For Honor is making a huge claim to become a professionally competitive multiplayer game, this means throwing its hat in the ring with the likes of Call of Duty, League of Legends, Counter Strike: Global Offensive, Overwatch and Rainbow 6 Siege. It is with LoL, Overwatch and R6 I believe that For Honor sits. Players not only have to master their chosen character but they have to possess a very savvy understanding of how all the other characters function. The ability to premeditate and counter another player’s strengths and take advantage of their weaknesses is key. With all this being said though I do believe that it is a little ways off due to a few balancing issues and the very evident lack of dedicated servers. I believe that I have only been able to complete about two thirds of games I have started due to a P2P (person to person) multiplayer connection mechanic. This means every time someone (rage) quits or drops out there is a big stress on the connection and more often than not severing connection leading to a non-result.
There are 5 types of game modes in the multiplayer experience, all playable in a PvP (person versus person) or a PvAI (Person versus AI) environment and these game modes consist of:
  • Duel – 1v1 Best of 5
  • Brawl – 2v2 Best of 5
  • Dominion – 4v4 Domination style A, B and C locations that need to be held to score points. After registering 1,000 points you put the enemy team into breaking where they have one life remaining.
  • Skirmish – 4v4 Not unlike Dominion the only real difference is there is no points to hold.
  • Elimination – 4v4 Best of 5 with no respawns

These game modes take place on one of the variations of six different maps. There are two maps dedicated to each faction and this is quite evident by the NPCs inhabiting these areas. Win, draw or lose you will be assigned a certain amount of units to deploy on an overworld map, somewhat in the vein of the game Risk. This brings me to something that needs to be pointed out immediately to make sure this makes sense. Upon starting the game you must align with one of the three factions, thus in turn creating a board like meta game. You can deploy units you generate after a match to either defend a zone you control or attack a neighbouring zone to try and take control of it. Every seven hours the map updates and this is known as a "turn". These turns generate rounds and there are five rounds to a season (approx. three months). One of the coolest aspects at play here is the fact that no matter what platform you play on (Xbox, PS4 or PC) everyone contributes to the one map. This generates boasting rights for said factions at the end of a season.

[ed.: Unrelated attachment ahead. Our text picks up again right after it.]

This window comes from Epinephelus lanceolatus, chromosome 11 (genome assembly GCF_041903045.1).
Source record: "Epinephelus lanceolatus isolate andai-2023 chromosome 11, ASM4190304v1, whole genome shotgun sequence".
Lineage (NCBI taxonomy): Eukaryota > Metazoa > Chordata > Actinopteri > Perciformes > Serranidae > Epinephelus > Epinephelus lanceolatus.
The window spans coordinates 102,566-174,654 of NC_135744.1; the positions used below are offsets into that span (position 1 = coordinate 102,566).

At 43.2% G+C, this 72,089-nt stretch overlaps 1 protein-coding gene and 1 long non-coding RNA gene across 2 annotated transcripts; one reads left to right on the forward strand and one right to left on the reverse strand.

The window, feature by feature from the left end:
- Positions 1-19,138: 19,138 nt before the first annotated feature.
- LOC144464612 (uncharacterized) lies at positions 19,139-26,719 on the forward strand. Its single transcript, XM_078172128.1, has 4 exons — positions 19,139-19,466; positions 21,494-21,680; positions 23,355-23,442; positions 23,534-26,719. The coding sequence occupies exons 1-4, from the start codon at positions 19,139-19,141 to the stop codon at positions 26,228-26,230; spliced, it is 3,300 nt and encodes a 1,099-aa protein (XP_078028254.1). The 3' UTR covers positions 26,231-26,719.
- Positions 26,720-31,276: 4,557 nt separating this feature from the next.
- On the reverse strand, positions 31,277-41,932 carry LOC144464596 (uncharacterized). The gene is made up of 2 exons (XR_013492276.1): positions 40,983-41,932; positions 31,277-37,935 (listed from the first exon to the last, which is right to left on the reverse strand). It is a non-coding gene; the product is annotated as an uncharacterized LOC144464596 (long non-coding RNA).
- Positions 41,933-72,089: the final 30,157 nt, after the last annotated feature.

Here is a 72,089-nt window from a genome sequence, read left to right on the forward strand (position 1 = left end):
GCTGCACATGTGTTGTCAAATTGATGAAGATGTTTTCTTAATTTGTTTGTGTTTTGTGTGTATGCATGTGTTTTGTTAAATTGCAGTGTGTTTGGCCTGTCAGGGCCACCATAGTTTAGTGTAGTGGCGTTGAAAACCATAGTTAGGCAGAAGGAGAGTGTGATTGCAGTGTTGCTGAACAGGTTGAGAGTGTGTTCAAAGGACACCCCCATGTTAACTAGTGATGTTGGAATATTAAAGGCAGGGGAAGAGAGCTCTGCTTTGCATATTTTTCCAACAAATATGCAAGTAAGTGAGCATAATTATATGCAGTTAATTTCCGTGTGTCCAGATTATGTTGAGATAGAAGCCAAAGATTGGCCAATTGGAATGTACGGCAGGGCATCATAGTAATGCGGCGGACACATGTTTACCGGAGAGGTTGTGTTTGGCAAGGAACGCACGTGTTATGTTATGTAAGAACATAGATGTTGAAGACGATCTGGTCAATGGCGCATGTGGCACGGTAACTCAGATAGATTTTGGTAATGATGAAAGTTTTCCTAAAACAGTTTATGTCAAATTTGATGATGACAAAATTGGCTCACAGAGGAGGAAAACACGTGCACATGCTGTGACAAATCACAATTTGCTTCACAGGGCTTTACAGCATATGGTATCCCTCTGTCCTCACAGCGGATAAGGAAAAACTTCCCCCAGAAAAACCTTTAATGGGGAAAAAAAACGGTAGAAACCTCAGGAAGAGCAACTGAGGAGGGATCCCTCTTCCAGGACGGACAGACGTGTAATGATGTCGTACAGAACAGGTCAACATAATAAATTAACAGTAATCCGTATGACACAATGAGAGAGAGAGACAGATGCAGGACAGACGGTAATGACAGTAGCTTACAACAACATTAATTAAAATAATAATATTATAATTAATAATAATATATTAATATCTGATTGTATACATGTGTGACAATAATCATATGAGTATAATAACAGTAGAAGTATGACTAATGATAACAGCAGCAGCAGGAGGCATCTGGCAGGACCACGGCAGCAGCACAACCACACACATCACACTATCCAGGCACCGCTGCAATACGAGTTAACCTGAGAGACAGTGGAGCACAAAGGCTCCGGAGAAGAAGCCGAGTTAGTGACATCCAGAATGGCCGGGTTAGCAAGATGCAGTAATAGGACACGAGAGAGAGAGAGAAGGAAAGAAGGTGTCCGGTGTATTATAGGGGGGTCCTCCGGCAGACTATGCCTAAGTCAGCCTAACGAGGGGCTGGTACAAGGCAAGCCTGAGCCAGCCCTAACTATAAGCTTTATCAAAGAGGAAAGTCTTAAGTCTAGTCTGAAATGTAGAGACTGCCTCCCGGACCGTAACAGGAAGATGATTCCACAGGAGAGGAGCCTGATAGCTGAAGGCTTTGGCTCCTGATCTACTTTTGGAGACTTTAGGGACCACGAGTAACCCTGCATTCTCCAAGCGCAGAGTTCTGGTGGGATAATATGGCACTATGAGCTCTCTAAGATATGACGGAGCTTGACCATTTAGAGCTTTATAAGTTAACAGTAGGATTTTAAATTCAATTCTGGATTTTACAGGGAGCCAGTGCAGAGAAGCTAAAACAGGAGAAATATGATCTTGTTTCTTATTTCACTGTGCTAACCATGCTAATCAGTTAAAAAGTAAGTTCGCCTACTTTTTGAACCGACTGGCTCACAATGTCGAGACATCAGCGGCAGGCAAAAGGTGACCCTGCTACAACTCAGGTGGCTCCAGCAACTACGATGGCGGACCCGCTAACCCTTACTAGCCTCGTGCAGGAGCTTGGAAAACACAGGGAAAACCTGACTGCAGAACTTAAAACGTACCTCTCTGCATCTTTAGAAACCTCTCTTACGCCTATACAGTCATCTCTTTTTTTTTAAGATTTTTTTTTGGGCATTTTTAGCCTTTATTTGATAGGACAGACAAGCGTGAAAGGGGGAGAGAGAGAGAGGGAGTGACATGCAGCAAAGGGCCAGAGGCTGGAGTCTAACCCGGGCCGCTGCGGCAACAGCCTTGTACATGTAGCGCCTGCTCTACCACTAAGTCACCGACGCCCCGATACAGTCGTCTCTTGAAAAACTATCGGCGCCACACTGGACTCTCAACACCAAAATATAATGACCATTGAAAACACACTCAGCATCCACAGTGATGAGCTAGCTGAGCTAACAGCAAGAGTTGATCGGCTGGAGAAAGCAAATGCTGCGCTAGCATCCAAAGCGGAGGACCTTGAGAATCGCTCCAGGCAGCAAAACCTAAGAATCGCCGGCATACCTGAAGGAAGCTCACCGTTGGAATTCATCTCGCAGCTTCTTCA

These seasons align themselves with the DLC drops. It is Ubisoft’s plan to drop DLC in the form of “free” content every three months for at least a year. When saying it's free, this means it is applicable to every player, the maps will all be free without effort but each new hero will require payment via in game currency, very much in the vein of Ubisoft’s other big multiplayer game Rainbow 6 Siege. This has proven to be a successful delivery method because it does not segment the player base. Although additional content will be available for no extra cost, there is a season pass available where new troops will be available to the player immediately and a week earlier than those using in game currency. There are also a lot of vanity items available for each character and these also rely on the consumption of in game currency and the fact that this is earnt at a slowed rate there are top up packs (micro transactions) available from the store. This may also help subsidise the important content being free.

The real low point of this release has been its unreliable network connection and the amount of disconnection errors that my playing group and I have suffered is almost game breaking but it is the quality of gameplay and the excitement it generates that has kept this negativity at bay. It is hard to put in words the amount of different emotions that can run through you in a single play session of For Honor. I really hope, but also suspect that with constant management and maintenance this will be a successful title in the foreseeable future. There is nothing really to rival it in this genre.

SCORE: 8 out of 10

Positives:
  • Brilliant Art of Combat mechanic
  • So much variety of characteristics with each character
  • Free DLC
Negatives:               
  • A lot of disconnections
  • No dedicated servers
  • Drip fed in game currency
Platforms: PlayStation 4, Xbox One, PC
Genre:  3rd Person Action Multiplayer
Initial Release: 14/2/2017
Developer:  Ubisoft Montreal
Publisher: Ubisoft

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Aussie Gamers Express